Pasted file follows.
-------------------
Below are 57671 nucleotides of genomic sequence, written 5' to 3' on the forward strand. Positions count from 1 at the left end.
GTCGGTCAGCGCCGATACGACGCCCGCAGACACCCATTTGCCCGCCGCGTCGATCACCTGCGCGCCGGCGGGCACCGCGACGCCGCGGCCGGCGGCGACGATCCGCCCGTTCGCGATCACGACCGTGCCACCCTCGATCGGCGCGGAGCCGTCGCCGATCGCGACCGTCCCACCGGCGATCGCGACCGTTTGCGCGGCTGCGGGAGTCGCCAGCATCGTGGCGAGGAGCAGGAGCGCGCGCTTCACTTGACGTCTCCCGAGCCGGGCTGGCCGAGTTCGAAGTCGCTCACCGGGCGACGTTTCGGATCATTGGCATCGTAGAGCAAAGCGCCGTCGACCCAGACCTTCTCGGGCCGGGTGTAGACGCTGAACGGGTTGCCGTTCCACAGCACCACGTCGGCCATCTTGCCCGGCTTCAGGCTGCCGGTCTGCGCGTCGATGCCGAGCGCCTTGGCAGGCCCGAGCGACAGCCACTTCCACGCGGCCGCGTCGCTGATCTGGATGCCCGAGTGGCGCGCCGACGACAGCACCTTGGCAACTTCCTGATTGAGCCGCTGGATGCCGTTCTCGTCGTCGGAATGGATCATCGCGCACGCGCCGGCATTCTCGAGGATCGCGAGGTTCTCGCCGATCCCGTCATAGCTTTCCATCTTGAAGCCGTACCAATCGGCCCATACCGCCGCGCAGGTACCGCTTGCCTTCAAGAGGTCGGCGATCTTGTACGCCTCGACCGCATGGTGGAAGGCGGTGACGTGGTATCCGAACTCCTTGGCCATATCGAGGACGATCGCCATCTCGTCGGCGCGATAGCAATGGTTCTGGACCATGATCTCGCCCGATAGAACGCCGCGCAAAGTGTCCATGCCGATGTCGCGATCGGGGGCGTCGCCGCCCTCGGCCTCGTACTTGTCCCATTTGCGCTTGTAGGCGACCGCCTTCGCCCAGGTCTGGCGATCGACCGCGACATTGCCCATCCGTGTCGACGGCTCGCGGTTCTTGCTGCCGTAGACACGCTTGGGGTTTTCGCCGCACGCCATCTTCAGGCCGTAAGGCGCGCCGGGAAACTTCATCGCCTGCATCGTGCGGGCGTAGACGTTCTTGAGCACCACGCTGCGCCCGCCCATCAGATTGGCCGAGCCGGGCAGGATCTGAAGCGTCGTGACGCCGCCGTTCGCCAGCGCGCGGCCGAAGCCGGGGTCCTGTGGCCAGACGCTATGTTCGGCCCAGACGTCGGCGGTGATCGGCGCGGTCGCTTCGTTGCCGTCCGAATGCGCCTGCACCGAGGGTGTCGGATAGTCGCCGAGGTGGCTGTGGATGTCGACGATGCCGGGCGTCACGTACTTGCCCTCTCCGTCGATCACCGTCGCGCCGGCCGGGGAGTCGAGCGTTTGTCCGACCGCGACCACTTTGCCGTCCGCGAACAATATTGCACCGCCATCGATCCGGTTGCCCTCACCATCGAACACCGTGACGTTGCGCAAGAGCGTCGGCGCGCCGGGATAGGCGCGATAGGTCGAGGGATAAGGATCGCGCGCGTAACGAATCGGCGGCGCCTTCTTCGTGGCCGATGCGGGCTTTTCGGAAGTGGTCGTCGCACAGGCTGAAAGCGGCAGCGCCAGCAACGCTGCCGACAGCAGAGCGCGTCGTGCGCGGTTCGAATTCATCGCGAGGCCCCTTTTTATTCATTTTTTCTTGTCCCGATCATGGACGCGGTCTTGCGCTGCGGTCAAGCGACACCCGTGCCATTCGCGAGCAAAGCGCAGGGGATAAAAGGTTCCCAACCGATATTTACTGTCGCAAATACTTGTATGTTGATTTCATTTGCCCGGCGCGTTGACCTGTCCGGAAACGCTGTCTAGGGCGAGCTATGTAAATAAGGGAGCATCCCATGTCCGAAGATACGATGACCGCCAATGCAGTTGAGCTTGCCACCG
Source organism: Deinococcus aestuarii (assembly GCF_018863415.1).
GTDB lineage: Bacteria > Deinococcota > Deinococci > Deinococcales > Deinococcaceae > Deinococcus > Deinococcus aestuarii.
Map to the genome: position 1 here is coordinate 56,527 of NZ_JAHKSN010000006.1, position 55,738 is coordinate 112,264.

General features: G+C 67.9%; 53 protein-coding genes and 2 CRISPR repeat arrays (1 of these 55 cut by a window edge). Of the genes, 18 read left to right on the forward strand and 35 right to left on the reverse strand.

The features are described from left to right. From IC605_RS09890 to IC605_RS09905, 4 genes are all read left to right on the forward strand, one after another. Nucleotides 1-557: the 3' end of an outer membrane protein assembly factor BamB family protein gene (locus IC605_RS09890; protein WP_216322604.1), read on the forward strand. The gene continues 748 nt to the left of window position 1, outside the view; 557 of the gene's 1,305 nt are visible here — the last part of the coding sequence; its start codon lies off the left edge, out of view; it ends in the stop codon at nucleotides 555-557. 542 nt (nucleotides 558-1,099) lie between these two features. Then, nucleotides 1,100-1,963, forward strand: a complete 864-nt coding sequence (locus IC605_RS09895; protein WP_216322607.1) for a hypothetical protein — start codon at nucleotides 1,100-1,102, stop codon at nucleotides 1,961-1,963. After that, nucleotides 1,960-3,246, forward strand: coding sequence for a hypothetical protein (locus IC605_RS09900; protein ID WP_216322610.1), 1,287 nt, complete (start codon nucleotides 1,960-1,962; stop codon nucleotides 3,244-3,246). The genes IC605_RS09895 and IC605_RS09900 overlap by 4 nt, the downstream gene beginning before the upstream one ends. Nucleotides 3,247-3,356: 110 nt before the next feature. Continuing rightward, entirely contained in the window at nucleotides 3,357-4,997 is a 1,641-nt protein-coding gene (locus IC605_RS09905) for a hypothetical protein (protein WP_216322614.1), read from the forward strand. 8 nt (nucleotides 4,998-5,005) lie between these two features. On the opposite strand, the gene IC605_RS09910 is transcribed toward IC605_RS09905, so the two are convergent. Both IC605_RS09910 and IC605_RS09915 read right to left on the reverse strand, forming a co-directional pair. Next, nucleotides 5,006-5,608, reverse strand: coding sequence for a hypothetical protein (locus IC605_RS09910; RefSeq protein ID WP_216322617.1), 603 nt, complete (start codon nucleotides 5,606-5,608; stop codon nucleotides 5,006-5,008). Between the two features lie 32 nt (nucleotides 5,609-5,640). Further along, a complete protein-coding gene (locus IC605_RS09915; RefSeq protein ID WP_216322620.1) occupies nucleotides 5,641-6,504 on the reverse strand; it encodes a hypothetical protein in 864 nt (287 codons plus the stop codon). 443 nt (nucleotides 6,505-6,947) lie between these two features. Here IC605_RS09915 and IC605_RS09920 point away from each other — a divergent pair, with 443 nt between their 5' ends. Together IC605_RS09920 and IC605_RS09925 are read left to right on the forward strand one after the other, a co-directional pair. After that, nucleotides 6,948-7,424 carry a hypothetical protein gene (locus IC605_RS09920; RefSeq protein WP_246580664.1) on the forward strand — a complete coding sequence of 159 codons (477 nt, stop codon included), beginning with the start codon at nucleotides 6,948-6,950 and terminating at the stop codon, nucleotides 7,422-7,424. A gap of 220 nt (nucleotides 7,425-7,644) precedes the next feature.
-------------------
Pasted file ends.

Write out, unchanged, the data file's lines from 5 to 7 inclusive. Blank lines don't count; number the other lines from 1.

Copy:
Map to the genome: position 1 here is coordinate 56,527 of NZ_JAHKSN010000006.1, position 55,738 is coordinate 112,264.

General features: G+C 67.9%; 53 protein-coding genes and 2 CRISPR repeat arrays (1 of these 55 cut by a window edge). Of the genes, 18 read left to right on the forward strand and 35 right to left on the reverse strand.

The features are described from left to right. From IC605_RS09890 to IC605_RS09905, 4 genes are all read left to right on the forward strand, one after another. Nucleotides 1-557: the 3' end of an outer membrane protein assembly factor BamB family protein gene (locus IC605_RS09890; protein WP_216322604.1), read on the forward strand. The gene continues 748 nt to the left of window position 1, outside the view; 557 of the gene's 1,305 nt are visible here — the last part of the coding sequence; its start codon lies off the left edge, out of view; it ends in the stop codon at nucleotides 555-557. 542 nt (nucleotides 558-1,099) lie between these two features. Then, nucleotides 1,100-1,963, forward strand: a complete 864-nt coding sequence (locus IC605_RS09895; protein WP_216322607.1) for a hypothetical protein — start codon at nucleotides 1,100-1,102, stop codon at nucleotides 1,961-1,963. After that, nucleotides 1,960-3,246, forward strand: coding sequence for a hypothetical protein (locus IC605_RS09900; protein ID WP_216322610.1), 1,287 nt, complete (start codon nucleotides 1,960-1,962; stop codon nucleotides 3,244-3,246). The genes IC605_RS09895 and IC605_RS09900 overlap by 4 nt, the downstream gene beginning before the upstream one ends. Nucleotides 3,247-3,356: 110 nt before the next feature. Continuing rightward, entirely contained in the window at nucleotides 3,357-4,997 is a 1,641-nt protein-coding gene (locus IC605_RS09905) for a hypothetical protein (protein WP_216322614.1), read from the forward strand. 8 nt (nucleotides 4,998-5,005) lie between these two features. On the opposite strand, the gene IC605_RS09910 is transcribed toward IC605_RS09905, so the two are convergent. Both IC605_RS09910 and IC605_RS09915 read right to left on the reverse strand, forming a co-directional pair. Next, nucleotides 5,006-5,608, reverse strand: coding sequence for a hypothetical protein (locus IC605_RS09910; RefSeq protein ID WP_216322617.1), 603 nt, complete (start codon nucleotides 5,606-5,608; stop codon nucleotides 5,006-5,008). Between the two features lie 32 nt (nucleotides 5,609-5,640). Further along, a complete protein-coding gene (locus IC605_RS09915; RefSeq protein ID WP_216322620.1) occupies nucleotides 5,641-6,504 on the reverse strand; it encodes a hypothetical protein in 864 nt (287 codons plus the stop codon). 443 nt (nucleotides 6,505-6,947) lie between these two features. Here IC605_RS09915 and IC605_RS09920 point away from each other — a divergent pair, with 443 nt between their 5' ends. Together IC605_RS09920 and IC605_RS09925 are read left to right on the forward strand one after the other, a co-directional pair. After that, nucleotides 6,948-7,424 carry a hypothetical protein gene (locus IC605_RS09920; RefSeq protein WP_246580664.1) on the forward strand — a complete coding sequence of 159 codons (477 nt, stop codon included), beginning with the start codon at nucleotides 6,948-6,950 and terminating at the stop codon, nucleotides 7,422-7,424. A gap of 220 nt (nucleotides 7,425-7,644) precedes the next feature.